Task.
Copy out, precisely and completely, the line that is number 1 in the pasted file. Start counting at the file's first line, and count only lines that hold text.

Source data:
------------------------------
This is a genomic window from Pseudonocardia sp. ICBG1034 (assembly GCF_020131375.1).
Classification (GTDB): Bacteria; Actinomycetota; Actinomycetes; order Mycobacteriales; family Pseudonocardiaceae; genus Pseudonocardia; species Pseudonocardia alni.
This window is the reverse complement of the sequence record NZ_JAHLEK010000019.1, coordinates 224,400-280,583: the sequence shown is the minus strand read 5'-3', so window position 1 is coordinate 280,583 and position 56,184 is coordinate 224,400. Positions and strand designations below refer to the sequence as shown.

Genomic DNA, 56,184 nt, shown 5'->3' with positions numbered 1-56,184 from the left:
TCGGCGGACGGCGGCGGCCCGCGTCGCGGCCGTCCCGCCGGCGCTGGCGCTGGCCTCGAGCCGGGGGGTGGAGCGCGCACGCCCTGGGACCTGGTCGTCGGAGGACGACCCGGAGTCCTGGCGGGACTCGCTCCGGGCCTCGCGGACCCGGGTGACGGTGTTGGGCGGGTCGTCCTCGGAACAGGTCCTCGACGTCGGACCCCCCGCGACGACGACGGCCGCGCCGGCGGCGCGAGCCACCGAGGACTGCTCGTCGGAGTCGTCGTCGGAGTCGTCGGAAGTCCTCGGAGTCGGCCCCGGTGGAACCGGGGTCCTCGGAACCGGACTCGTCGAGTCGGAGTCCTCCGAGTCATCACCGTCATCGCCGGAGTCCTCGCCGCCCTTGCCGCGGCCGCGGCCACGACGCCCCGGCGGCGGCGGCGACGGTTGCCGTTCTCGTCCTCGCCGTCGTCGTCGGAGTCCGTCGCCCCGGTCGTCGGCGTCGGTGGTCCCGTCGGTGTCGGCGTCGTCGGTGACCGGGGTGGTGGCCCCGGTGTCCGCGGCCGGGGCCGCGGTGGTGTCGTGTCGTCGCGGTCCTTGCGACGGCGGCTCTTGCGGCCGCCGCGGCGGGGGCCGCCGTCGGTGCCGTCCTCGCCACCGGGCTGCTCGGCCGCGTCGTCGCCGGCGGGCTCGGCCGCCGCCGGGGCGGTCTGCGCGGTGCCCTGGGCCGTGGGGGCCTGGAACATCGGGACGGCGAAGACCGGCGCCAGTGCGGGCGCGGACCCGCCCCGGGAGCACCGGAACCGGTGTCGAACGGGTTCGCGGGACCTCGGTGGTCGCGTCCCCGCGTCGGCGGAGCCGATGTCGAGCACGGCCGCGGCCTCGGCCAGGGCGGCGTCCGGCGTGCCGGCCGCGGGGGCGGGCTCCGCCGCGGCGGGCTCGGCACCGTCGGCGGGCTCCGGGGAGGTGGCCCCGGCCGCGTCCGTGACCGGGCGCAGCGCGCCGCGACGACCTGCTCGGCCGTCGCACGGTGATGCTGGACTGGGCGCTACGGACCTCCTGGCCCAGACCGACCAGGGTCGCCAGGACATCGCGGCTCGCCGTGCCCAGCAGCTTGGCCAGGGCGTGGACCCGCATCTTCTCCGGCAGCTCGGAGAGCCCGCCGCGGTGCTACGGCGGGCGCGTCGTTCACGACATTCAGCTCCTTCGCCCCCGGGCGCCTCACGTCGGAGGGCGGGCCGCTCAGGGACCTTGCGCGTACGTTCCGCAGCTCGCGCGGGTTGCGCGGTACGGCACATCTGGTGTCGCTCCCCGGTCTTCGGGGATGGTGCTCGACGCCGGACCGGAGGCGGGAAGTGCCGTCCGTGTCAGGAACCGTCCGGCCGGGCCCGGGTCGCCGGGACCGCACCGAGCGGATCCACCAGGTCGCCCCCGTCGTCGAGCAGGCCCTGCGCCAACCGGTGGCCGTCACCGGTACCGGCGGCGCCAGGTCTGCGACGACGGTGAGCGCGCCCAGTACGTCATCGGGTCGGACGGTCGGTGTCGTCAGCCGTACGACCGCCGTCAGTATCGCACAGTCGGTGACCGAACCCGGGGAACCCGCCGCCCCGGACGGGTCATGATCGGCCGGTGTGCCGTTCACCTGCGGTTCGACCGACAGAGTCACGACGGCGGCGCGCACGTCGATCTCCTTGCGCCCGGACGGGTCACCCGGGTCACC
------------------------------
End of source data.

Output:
This is a genomic window from Pseudonocardia sp. ICBG1034 (assembly GCF_020131375.1).